U.S. Fish and Wildlife Shoots Down Pika's Chance for Climate-Change Protection
The West's mountain-dwelling American pika could have become the first critter to receive protection under the Endangered Species Act because of climate change. Instead, the U.S. Fish and Wildlife service denied the protection last Thursday, stating that because the pika's decline doesn't appear to be universal, the species doesn't merit ESA protection.
The Center for Biological Diversity begs to differ. Under representation by Earthjustice, it brought forward the lawsuit to extend protection to the species. "We've already lost almost half of the pika that once inhabited the Great Basin, and scientists tell us that pika will be gone from 80 percent of their entire range in the U.S. by the end of the century," said Greg Loarie, an attorney with Earthjustice representing the Center. "To conclude that this species is not threatened by climate change is an impossible gamble that we can't afford," he continued.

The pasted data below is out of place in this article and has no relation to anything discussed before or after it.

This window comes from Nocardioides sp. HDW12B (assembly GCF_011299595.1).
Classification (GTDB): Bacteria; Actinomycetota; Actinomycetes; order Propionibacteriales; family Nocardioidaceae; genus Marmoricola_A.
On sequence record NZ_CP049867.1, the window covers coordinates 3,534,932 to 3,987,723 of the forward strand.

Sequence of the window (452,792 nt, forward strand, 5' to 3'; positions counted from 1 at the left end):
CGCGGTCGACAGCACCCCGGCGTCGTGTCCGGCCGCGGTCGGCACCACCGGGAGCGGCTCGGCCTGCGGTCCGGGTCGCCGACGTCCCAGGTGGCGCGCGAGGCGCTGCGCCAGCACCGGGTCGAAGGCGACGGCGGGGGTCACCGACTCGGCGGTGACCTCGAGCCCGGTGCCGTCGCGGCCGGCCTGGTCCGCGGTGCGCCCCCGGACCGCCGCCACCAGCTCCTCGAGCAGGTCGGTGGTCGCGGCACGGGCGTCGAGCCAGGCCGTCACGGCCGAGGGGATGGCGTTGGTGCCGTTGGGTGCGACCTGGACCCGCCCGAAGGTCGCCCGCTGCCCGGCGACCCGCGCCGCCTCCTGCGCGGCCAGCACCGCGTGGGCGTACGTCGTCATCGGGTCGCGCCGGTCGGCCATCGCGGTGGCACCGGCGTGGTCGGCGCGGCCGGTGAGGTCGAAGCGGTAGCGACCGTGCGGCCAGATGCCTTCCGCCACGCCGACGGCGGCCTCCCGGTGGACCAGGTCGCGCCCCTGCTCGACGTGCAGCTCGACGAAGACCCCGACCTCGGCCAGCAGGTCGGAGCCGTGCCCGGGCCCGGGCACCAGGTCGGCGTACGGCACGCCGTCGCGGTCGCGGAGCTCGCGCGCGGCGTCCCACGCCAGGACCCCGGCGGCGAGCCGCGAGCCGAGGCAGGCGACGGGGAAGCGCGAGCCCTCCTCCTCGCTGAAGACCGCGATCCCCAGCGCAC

In 2008, Sierra magazine reported about how the southern populations of these small, close relatives of rabbits are disappearing or moving northward as temperatures rise. This alpine-dwelling (and, need we add, adorable) mammal can die from overheating when exposed to temperatures greater than 77 degrees, and is thought to have disappeared from most of the Great Basin.